Salad & Salmonella: Food poisoning as a side dish

Salmonella can also infect plant cells and successfully evade all the defence mechanisms of plants. As a result, cleaning the surfaces of raw fruits and vegetables, e.g. by washing, is not sufficient to protect against food poisoning. This surprising discovery, made during a project supported by the Austrian Science Fund FWF, has been published today. The results of the project are based on a model plant, which also represents the ideal basis for future development work on treatment and testing systems in the area of food safety.

1.5 billion (!) cases of food poisoning are caused by Salmonella bacteria each year (World Health Organisation). If the bacteria survive particularly well in a person, they can even infect intestinal cells and persist for longer. Previously, the only known sources of infection were infected meat products and plants that had come into contact with contaminated water.

However, work by the Unité de Recherche en Génomique Végétale (URGV) in Evry, France, and the Max F. Perutz Laboratories (MFPL) in Vienna, Austria, has now shown that this is not entirely true.


Work carried out by a team led by geneticist Prof. Heribert Hirt, and published today in PloS ONE, shows that the strain of bacteria known as Salmonella typhimurium can also invade, and multiply inside, plant cells. It is already known that Salmonella can survive for up to 900 days in contaminated soils, which creates a rich source of infection for plant material. However, Prof. Hirt's team can now show that bacteria from such a source can actively achieve the infection of plant cells, thereby disproving the previous assumption that infection was coincidental and - as regards the bacteria - passive.

Prof. Hirt explains: "We marked individual bacteria with a fluorescent protein, which enabled us to observe them as they quite clearly penetrated root cells and multiplied. Just three hours after the bacteria came into contact with the roots, they had penetrated inside the cells of the finest root hairs. 17 hours later, the cells inside of the roots had also become infected."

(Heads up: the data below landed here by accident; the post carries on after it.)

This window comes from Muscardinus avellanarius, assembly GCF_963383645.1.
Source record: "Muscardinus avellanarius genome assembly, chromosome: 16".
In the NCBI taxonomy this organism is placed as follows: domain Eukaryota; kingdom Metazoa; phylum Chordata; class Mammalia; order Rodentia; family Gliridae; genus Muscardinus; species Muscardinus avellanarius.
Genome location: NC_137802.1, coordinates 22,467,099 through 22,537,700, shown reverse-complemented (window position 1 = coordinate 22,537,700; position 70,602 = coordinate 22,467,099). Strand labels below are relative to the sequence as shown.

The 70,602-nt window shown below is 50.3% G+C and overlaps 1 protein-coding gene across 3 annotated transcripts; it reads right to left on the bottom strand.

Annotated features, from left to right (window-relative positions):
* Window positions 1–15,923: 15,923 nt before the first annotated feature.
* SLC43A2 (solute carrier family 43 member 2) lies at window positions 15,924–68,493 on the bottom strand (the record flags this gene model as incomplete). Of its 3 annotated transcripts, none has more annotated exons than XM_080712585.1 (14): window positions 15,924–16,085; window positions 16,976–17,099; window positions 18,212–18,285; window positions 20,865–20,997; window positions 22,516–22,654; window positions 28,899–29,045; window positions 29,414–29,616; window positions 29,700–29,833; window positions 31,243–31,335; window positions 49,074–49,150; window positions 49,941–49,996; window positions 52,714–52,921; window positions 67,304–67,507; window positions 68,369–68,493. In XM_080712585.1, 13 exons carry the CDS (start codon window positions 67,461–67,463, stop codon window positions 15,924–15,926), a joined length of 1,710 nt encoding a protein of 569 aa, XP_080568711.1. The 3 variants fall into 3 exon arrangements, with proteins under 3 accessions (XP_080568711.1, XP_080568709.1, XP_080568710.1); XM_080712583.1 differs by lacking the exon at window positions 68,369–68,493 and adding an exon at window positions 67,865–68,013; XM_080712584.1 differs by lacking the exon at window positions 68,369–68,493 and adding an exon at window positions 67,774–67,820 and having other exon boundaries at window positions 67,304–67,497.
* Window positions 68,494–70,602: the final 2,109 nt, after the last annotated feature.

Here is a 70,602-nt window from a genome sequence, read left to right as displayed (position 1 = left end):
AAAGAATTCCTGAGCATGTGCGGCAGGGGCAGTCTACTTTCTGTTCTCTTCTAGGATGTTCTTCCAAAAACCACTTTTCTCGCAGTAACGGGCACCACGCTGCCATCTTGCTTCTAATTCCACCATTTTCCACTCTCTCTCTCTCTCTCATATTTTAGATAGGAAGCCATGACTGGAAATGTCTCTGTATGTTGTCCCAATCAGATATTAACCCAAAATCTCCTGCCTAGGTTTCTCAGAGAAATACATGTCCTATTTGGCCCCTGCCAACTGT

In principle, plants are anything other than helpless when under bacterial attack, and know how to defend themselves. They have a whole range of defence mechanisms they can use to ward off infection. The team also investigated the efficacy of these mechanisms when under attack from Salmonella bacteria. Prof. Hirt describes their results: "The defence mechanisms fail completely. Although regulating proteins such as the two mitogen-activated protein kinases 3 and 6 are activated just 15 minutes after Salmonella has infected the plant, they cannot prevent the bacteria from multiplying. Another defence mechanism, which is activated by the plant messengers salicylic acid, jasmonic acid and ethylene, proves similarly ineffective. Although these messengers are important to coregraph the plant defense responses, they too are unable to halt the infection."

Prof. Hirt's discovery has important implications for the production and processing of foodstuffs. As emerging nations develop into industrial countries, a development that can be witnessed around the world, their needs for food and water also grow. Besides the use of organic manures, many of which come from animals, these needs also necessitate irrigation, often with contaminated - and therefore potentially infectious - water. If, as has now been discovered, Salmonella survives and multiplies in plant cells, then washing raw fruit and vegetables does nothing to prevent food poisoning.

Instead, scientists need to develop new methods of treatment and testing to tackle Salmonella infections in plants. This FWF-supported project has already created the ideal basis for this work in the form of the model plant Arabidopsis thaliana, which was used by the team from URGV and MFPL in its study. Original publication: The dark side of salad: Salmonella typhimurium overcomes the innate immune response of Arabidospis thaliana and shows an endopathogenic lifestyle. A. Schikora, A. Carreri, E. Charpentier, Heribert Hirt, Plos ONE.

Scientific Contact:

Prof. Heribert Hirt


Max F. Perutz Laboratories University of Vienna 1030 Vienna Austria T +43 / 1 / 4277 - 54612 M +43 / 664 / 60277 - 54612 E heribert.hirt(at)

France: URGV Plant Genomics INRA-CNRS-Université d¹Évry 2 rue gaston Cremieux F- 91057 Evry-Cedex France M +33 / 637 / 458 - 258 E hirt(at)

Austrian Science Fund FWF:

Mag. Stefan Bernhardt Haus der Forschung Sensengasse 1 1090 Vienna Austria T +43 / 1 / 505 67 40 - 8111 E stefan.bernhardt(at)

Copy Editing & Distribution:

PR&D - Public Relations for Research & Education Campus Vienna Biocenter 2 1030 Vienna Austria T +43 / 1 / 505 70 44 E contact(at)

The sender takes full responsibility for the content of this news item. Content may include forward-looking statements which, at the time they were made, were based on expectations of future events. Readers are cautioned not to rely on these forward-looking statements.

As a life sciences organization based in Vienna, would you like us to promote your news and events? If so, please send your contributions to news(at)